Urban Metabolism and Minority Pulse: An Urban Metabolism Education and Awareness Campaign Targeting Minority Groups 2017

Published on Jun 25, 2017

 

Urban Metabolism and Minority Pulse: An Urban Metabolism

Research, Education & Awareness Campaign Targeting Minority Groups 2017

Operationalizing urban metabolism in cities while promoting inclusion

“ ...because no one should be left behind”


 


The Metabolism of Cities (MOC) is an open source platform established in 2014 designed to provide professionals and non professionals with urban metabolism data, publications, tools and visualizations on resource consumption in cities. Its goal is to provide engaged cities and citizens with the necessary tools and technology to affect the resiliency and sustainability of their cities and settlements in a positive way. The MOC is run by a group of enthusiastic volunteers from Italy, Cape Town, South Africa, Belgium, Norway and Switzerland. As a part of the Third Edition of the Metabolism of Cities, Stakeholder Initiative our team is collaborating with the Politecnico di Milano (POLIMI) in Milan, Italy. Towards a global initiative to develop inclusion targeting minority groups and engaging the youth. The campaign is titled the Urban Metabolism and Minority Pulse: An education and awareness campaign targeting minority groups with an emphasis on the awareness of resource consumption and education for sustainable development in cities targeting minority groups as an initiative to tackle and localized the United Nations Sustainable Development Goals by 2030 to incorporate climate change and urban metabolism education, awareness and research among minority members of society targeting: disabled, children, elderly, students, refugees, LGTBI and women. We strongly believe that this campaign will benefit not just minority groups themselves but ultimately society as a whole promoting inclusion of minorities in sustainable developments (UN, 2015).

 

There is a need to characterize, forecast and transform the current linear paradigm of urban economies turning natural resources to waste. In fact, due to high levels of urban resource consumption, cities are vulnerable due to their dependency on a global hinterland for natural resources and pollution assimilation. The evaluation of the metabolic balance of cities is an important aspect to identify the nexus between environmental degradation on the one hand, and socio-economic behaviors of citizens and urban form on the other. As cities continue to grow both in territorial and economic aspects, their vulnerabilities also increase while their resilience decreases leaving minority groups unaware of these environmental changes. The concept of urban metabolism (UM) is the study of flows entering and exiting urban areas. The urban metabolism approach can help to address these major challenges in cities targeting different minority groups and better understanding these complex interconnections between an urban area, its economy, quality of life, its resource requirements and pollution impact.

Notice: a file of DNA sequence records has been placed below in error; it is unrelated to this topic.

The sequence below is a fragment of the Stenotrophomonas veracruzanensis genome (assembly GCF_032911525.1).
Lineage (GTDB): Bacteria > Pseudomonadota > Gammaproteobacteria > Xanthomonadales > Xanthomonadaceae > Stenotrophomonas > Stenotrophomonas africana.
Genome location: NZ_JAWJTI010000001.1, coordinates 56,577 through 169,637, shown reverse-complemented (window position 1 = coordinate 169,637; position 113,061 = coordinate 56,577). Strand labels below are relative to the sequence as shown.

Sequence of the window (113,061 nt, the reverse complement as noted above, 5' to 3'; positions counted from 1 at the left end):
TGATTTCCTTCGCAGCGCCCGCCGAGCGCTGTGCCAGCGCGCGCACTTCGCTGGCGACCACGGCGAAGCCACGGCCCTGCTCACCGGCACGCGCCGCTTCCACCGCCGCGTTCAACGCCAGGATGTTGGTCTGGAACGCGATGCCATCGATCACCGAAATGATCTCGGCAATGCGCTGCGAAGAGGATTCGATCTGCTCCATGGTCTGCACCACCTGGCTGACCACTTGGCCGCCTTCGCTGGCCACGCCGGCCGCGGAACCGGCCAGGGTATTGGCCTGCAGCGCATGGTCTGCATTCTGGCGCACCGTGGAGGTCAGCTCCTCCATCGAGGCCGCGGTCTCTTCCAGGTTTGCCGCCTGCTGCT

Urban Metabolism Research, Education & Awareness Campaign Targeting Minority Groups

In the past, most national boundaries reflected linguistic, religion and ethnic homogeneity. Until the late 20th century, diversity was considered a liability, not a strength. Today, more than ever society is considered a melting pot with a diverse set of individuals characterized by their ethnic, racial uniformity, set of values, language, residence and culture. The Sustainable Development Goals (SDGs) can potentially be utilized as a common language among minority groups to identify the 17 social, environmental and economical factors (169 targets) that cover a broad range of sustainable development issues. Our goal is to educate the diversity of underprivileged minority groups on climate change towards a common language that can be easily interpretative and replicated across borders. A language that comes in all types of shapes and sizes to educate the diversity of minority groups on climate change using SDGs as a common platform tool that everyone can understand regardless of their background and gender. Unfortunately, the less privilege groups are the most effected minority groups. In our research we aim to develop awareness, education and research concerning disabled, children, elderly, students, professionals, refugees (homeless), LGTBI and women.